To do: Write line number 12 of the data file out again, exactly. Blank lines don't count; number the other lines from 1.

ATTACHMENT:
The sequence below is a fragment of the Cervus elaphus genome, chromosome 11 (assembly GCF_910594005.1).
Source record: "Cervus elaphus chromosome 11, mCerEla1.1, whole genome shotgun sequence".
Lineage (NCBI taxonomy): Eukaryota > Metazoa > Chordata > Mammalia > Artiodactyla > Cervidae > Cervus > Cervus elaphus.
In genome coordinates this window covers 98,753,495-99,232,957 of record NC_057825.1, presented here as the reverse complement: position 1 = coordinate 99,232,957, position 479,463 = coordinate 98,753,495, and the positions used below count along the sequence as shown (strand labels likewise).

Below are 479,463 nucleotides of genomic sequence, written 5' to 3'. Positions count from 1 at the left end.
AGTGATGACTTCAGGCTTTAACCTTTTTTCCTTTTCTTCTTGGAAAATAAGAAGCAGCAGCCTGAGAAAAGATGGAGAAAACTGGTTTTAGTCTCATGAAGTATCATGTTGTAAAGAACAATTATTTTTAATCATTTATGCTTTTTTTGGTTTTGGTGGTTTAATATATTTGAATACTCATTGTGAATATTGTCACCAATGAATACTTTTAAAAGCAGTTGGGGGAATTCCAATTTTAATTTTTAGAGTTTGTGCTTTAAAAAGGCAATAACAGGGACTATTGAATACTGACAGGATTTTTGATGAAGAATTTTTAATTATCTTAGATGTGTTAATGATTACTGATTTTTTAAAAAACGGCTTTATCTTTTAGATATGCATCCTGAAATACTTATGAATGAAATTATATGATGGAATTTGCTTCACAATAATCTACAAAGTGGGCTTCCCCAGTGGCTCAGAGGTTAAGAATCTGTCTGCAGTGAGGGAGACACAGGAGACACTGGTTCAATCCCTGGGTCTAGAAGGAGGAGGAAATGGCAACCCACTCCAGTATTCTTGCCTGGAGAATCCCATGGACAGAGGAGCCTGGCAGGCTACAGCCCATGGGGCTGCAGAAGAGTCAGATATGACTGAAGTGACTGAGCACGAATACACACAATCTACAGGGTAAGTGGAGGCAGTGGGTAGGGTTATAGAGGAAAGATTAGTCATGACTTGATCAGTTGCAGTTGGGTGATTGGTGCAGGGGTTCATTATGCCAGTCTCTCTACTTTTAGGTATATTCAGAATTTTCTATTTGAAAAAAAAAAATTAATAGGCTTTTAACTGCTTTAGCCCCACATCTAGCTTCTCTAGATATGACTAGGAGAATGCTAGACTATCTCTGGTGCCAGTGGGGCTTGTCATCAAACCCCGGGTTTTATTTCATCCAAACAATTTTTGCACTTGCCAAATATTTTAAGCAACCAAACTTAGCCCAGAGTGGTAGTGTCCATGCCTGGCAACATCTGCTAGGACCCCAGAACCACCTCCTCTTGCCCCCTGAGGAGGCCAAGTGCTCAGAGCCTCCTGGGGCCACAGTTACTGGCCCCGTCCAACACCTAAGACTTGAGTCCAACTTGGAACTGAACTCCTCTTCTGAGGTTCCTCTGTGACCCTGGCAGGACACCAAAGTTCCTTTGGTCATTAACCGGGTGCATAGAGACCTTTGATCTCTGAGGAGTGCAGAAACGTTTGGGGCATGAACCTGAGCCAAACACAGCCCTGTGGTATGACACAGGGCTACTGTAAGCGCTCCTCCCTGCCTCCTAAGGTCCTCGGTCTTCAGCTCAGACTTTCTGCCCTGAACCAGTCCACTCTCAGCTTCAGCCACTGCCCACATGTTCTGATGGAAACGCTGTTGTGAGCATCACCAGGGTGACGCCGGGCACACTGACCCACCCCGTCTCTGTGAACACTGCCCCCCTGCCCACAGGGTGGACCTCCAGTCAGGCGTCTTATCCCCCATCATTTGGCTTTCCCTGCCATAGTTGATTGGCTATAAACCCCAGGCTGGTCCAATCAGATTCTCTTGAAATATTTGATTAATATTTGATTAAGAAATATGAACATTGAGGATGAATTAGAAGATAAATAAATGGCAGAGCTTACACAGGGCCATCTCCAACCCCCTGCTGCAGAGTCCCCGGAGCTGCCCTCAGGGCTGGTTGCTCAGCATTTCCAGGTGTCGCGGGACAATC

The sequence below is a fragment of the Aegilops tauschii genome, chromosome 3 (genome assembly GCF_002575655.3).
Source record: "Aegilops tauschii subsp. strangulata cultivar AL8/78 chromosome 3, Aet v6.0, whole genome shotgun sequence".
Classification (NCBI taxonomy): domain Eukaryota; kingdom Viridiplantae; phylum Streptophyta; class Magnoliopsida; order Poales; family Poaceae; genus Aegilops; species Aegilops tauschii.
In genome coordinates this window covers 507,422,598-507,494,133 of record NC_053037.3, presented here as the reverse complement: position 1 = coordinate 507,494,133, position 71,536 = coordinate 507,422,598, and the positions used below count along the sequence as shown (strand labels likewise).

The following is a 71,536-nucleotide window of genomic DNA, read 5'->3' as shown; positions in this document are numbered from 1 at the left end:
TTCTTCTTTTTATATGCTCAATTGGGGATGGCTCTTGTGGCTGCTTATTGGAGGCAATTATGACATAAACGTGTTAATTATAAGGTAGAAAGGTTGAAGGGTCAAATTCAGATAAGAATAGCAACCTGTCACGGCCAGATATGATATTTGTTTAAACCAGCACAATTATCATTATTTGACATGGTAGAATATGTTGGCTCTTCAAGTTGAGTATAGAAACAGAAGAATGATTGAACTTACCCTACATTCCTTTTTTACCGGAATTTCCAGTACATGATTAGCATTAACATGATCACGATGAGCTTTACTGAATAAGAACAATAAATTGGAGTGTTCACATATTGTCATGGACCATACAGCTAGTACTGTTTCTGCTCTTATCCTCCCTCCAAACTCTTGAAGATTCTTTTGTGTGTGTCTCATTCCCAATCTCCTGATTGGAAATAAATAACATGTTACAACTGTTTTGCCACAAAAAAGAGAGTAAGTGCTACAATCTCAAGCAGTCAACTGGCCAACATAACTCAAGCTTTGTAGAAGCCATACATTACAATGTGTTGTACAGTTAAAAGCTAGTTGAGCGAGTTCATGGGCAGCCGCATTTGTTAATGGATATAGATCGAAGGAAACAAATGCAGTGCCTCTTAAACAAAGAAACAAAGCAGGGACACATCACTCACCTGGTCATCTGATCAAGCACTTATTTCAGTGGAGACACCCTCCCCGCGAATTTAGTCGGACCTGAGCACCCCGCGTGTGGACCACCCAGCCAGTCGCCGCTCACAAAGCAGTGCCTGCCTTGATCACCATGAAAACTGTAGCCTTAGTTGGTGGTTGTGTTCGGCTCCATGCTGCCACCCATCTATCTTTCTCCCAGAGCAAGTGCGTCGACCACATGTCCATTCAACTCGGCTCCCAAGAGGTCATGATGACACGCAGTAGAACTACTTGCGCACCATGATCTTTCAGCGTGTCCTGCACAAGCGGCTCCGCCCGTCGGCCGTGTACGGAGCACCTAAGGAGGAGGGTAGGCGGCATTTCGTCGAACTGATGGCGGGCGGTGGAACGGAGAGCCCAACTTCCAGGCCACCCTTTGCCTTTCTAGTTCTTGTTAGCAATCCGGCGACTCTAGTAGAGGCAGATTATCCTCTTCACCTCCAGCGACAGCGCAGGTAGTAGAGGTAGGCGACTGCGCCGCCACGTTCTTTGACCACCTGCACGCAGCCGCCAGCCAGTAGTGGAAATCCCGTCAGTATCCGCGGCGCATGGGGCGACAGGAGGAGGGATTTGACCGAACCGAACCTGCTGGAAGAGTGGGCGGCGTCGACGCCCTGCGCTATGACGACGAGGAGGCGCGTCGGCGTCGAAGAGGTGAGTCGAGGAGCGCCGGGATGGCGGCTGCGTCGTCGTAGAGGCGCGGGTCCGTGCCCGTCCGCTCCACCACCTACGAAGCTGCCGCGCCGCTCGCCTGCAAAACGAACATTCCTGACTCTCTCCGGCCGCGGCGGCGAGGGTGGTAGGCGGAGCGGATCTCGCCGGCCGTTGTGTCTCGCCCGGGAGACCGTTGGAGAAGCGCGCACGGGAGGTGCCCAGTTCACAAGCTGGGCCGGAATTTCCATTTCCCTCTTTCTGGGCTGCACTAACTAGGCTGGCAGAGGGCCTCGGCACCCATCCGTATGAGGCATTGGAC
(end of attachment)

TTCTTCTTTTTATATGCTCAATTGGGGATGGCTCTTGTGGCTGCTTATTGGAGGCAATTATGACATAAACGTGTTAATTATAAGGTAGAAAGGTTGAAGGGTCAAATTCAGATAAGAATAGCAACCTGTCACGGCCAGATATGATATTTGTTTAAACCAGCACAATTATCATTATTTGACATGGTAGAATATGTTGGCTCTTCAAGTTGAGTATAGAAACAGAAGAATGATTGAACTTACCCTACATTCCTTTTTTACCGGAATTTCCAGTACATGATTAGCATTAACATGATCACGATGAGCTTTACTGAATAAGAACAATAAATTGGAGTGTTCACATATTGTCATGGACCATACAGCTAGTACTGTTTCTGCTCTTATCCTCCCTCCAAACTCTTGAAGATTCTTTTGTGTGTGTCTCATTCCCAATCTCCTGATTGGAAATAAATAACATGTTACAACTGTTTTGCCACAAAAAAGAGAGTAAGTGCTACAATCTCAAGCAGTCAACTGGCCAACATAACTCAAGCTTTGTAGAAGCCATACATTACAATGTGTTGTACAGTTAAAAGCTAGTTGAGCGAGTTCATGGGCAGCCGCATTTGTTAATGGATATAGATCGAAGGAAACAAATGCAGTGCCTCTTAAACAAAGAAACAAAGCAGGGACACATCACTCACCTGGTCATCTGATCAAGCACTTATTTCAGTGGAGACACCCTCCCCGCGAATTTAGTCGGACCTGAGCACCCCGCGTGTGGACCACCCAGCCAGTCGCCGCTCACAAAGCAGTGCCTGCCTTGATCACCATGAAAACTGTAGCCTTAGTTGGTGGTTGTGTTCGGCTCCATGCTGCCACCCATCTATCTTTCTCCCAGAGCAAGTGCGTCGACCACATGTCCATTCAACTCGGCTCCCAAGAGGTCATGATGACACGCAGTAGAACTACTTGCGCACCATGATCTTTCAGCGTGTCCTGCACAAGCGGCTCCGCCCGTCGGCCGTGTACGGAGCACCTAAGGAGGAGGGTAGGCGGCATTTCGTCGAACTGATGGCGGGCGGTGGAACGGAGAGCCCAACTTCCAGGCCACCCTTTGCCTTTCTAGTTCTTGTTAGCAATCCGGCGACTCTAGTAGAGGCAGATTATCCTCTTCACCTCCAGCGACAGCGCAGGTAGTAGAGGTAGGCGACTGCGCCGCCACGTTCTTTGACCACCTGCACGCAGCCGCCAGCCAGTAGTGGAAATCCCGTCAGTATCCGCGGCGCATGGGGCGACAGGAGGAGGGATTTGACCGAACCGAACCTGCTGGAAGAGTGGGCGGCGTCGACGCCCTGCGCTATGACGACGAGGAGGCGCGTCGGCGTCGAAGAGGTGAGTCGAGGAGCGCCGGGATGGCGGCTGCGTCGTCGTAGAGGCGCGGGTCCGTGCCCGTCCGCTCCACCACCTACGAAGCTGCCGCGCCGCTCGCCTGCAAAACGAACATTCCTGACTCTCTCCGGCCGCGGCGGCGAGGGTGGTAGGCGGAGCGGATCTCGCCGGCCGTTGTGTCTCGCCCGGGAGACCGTTGGAGAAGCGCGCACGGGAGGTGCCCAGTTCACAAGCTGGGCCGGAATTTCCATTTCCCTCTTTCTGGGCTGCACTAACTAGGCTGGCAGAGGGCCTCGGCACCCATCCGTATGAGGCATTGGAC